That was the recollection of former Treasury Secretary Robert Rubin as he addressed a gathering of African securities analysts and stock exchange executives at a conference inside the New York Stock Exchange, organized by Africa investor.
Former Secretary Rubin’s remarks set the tone for the day. Yes, Africa is open for investment and senior finance executives are doing all they can to increase the confidence levels of international and local investors, streamline regulations and unlock the billions that will transform the continent.
Sunil Benimadhu, CEO of the Stock Exchange of Mauritius and the new president of the African Securities Exchanges Association, laid out the facts.
• Over the last 12 years, the number of stock exchanges on the African continent has increased from 12 to 23.
• Some 2000 companies are listed.
• From 2002 to 2008, before the global economic downturn, most of the exchanges experienced 15 to 40 percent growth each year.
• Since 2008, the African exchanges are the best performing exchanges in the world since they are not directly correlated with other markets.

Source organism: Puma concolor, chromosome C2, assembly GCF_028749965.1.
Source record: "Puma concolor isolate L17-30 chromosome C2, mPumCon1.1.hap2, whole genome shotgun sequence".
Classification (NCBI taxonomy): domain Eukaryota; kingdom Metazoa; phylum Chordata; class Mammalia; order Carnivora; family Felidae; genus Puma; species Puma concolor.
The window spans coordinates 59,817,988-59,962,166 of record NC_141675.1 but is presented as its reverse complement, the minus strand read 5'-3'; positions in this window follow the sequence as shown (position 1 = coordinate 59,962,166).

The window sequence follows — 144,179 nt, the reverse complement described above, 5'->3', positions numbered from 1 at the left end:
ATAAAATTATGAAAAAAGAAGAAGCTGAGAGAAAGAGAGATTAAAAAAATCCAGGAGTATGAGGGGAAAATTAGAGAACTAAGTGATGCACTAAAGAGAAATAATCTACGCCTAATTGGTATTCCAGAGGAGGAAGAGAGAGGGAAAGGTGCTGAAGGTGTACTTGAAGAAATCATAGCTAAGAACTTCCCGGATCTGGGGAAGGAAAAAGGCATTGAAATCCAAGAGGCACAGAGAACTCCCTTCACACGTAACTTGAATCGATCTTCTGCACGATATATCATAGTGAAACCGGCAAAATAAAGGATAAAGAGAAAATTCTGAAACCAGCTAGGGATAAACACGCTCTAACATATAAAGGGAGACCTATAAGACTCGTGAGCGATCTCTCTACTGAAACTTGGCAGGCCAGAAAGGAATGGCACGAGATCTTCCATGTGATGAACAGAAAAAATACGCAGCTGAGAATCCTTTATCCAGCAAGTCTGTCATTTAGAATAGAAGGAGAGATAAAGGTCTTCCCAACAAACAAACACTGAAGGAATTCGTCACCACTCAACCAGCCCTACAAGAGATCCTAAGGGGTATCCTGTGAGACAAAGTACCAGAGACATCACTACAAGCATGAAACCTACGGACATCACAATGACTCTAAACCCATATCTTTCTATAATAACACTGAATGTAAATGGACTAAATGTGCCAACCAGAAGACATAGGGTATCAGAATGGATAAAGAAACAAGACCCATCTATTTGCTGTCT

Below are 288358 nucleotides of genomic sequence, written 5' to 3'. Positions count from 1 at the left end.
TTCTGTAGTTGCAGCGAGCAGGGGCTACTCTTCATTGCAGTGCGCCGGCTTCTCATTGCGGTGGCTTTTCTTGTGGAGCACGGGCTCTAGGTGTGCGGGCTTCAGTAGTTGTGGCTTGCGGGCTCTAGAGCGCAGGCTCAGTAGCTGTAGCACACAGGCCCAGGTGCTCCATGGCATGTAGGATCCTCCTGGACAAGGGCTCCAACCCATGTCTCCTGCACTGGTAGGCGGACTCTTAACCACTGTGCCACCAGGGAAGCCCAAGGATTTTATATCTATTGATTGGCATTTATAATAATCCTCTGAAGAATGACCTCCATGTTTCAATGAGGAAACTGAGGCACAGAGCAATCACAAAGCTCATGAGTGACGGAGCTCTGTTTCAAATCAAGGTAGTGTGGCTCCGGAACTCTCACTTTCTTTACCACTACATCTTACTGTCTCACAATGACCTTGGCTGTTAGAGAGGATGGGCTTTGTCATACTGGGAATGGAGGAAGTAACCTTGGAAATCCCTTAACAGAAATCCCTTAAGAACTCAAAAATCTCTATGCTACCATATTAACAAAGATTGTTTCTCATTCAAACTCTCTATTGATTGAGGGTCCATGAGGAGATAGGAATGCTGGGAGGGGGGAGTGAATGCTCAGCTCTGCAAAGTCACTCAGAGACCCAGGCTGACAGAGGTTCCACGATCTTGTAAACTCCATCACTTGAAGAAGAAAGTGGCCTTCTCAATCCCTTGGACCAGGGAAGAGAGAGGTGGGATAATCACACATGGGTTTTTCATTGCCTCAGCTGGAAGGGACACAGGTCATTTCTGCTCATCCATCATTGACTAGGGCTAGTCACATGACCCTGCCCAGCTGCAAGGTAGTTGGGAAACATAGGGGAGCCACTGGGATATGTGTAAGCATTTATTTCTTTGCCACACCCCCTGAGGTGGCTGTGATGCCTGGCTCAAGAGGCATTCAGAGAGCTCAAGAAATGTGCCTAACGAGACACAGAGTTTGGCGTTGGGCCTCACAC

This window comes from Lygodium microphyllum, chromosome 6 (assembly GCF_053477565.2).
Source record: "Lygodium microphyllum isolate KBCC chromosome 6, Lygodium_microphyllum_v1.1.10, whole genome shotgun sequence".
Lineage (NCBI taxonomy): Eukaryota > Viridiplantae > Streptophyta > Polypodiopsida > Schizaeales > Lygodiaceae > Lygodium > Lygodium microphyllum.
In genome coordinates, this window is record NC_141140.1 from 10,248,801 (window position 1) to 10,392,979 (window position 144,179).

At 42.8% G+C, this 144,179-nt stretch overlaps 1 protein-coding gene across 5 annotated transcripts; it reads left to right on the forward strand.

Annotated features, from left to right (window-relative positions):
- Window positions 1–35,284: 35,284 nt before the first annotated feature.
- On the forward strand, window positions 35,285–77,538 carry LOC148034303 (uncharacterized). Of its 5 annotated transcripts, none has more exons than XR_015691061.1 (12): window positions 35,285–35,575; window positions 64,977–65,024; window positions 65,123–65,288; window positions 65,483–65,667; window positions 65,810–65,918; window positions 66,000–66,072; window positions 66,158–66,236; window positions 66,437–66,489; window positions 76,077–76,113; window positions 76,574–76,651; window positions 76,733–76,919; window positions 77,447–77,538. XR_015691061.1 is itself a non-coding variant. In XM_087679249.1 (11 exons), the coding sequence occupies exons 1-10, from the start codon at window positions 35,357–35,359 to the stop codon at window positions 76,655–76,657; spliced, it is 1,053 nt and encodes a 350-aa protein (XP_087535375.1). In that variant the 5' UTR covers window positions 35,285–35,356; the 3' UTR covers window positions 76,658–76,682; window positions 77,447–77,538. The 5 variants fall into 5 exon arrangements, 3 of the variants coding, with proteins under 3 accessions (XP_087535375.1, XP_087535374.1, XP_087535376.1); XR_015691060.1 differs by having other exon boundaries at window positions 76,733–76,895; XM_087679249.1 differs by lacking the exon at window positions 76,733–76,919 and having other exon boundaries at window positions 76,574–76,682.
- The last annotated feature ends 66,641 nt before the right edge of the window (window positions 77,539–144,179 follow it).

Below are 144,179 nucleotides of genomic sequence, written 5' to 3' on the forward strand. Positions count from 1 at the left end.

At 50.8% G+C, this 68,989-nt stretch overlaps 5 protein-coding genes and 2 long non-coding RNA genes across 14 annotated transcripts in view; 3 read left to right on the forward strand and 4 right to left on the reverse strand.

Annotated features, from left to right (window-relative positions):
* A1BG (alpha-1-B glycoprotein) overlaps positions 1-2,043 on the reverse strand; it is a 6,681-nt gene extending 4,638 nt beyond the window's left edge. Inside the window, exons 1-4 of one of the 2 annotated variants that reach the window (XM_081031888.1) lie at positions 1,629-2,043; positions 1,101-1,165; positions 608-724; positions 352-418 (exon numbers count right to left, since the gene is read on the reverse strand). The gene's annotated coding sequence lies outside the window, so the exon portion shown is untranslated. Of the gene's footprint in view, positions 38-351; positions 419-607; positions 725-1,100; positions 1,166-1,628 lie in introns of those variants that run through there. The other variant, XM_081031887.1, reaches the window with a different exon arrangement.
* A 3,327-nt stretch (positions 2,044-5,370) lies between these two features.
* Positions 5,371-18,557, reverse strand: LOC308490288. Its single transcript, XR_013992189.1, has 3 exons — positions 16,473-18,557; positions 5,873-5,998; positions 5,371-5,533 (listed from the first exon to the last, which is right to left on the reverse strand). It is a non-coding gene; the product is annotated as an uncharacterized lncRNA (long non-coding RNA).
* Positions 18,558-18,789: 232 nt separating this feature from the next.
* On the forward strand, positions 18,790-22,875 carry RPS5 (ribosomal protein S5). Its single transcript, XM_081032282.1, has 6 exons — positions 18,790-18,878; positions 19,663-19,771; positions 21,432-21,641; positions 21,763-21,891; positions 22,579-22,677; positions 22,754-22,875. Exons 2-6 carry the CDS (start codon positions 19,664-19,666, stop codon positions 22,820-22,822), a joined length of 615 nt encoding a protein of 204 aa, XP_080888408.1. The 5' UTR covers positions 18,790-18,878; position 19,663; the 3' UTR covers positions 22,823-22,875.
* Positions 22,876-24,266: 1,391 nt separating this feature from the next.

• From 2007 to 2009, $10 billion has been raised on 18 exchanges through 170 IPOs.
Despite the glowing statistics, Benimadhu and his colleagues described a number of steps that the African stock exchanges must take to ensure continued growth. Beatrice Nkanza, CEO of the Lusaka Stock Exchange, Ekow Afedzie, managing director of the Ghana Stock Exchange, and Emmanuel Ikazaboh, acting CEO of the Nigerian Stock Exchange all called for the same actions.
Individual companies are being urged to list their companies on their local stock exchanges. Many countries are considering reducing their corporate tax rates to provide incentives for companies to list themselves. Listing fees are being reduced; trading hours are being extended; new technologies are being introduced; state-owned enterprises are being privatized; and CEOs are being wooed. Stock splits are making shares more affordable for average investors and the race is on to increase the liquidity on the continent.
Nigeria’s goal is to have 1000 companies listed on the Nigerian Stock Exchange by 2015 and discussions are underway to regionalize the stock exchanges in various sectors of the African continent.
Are there challenges ahead? Of course. Former Treasury Secretary Rubin laid them out. Profitability, he said, will be driven by good citizenship. When businesses help improve conditions for average citizens, they also help create the rule of law, good government, transparency – all prerequisites for economic progress.
The men and women who are writing the regulations and luring investors into Africa’s capital markets seem confident that their value proposition is sound. They’re driving the changes that need to be made to ensure that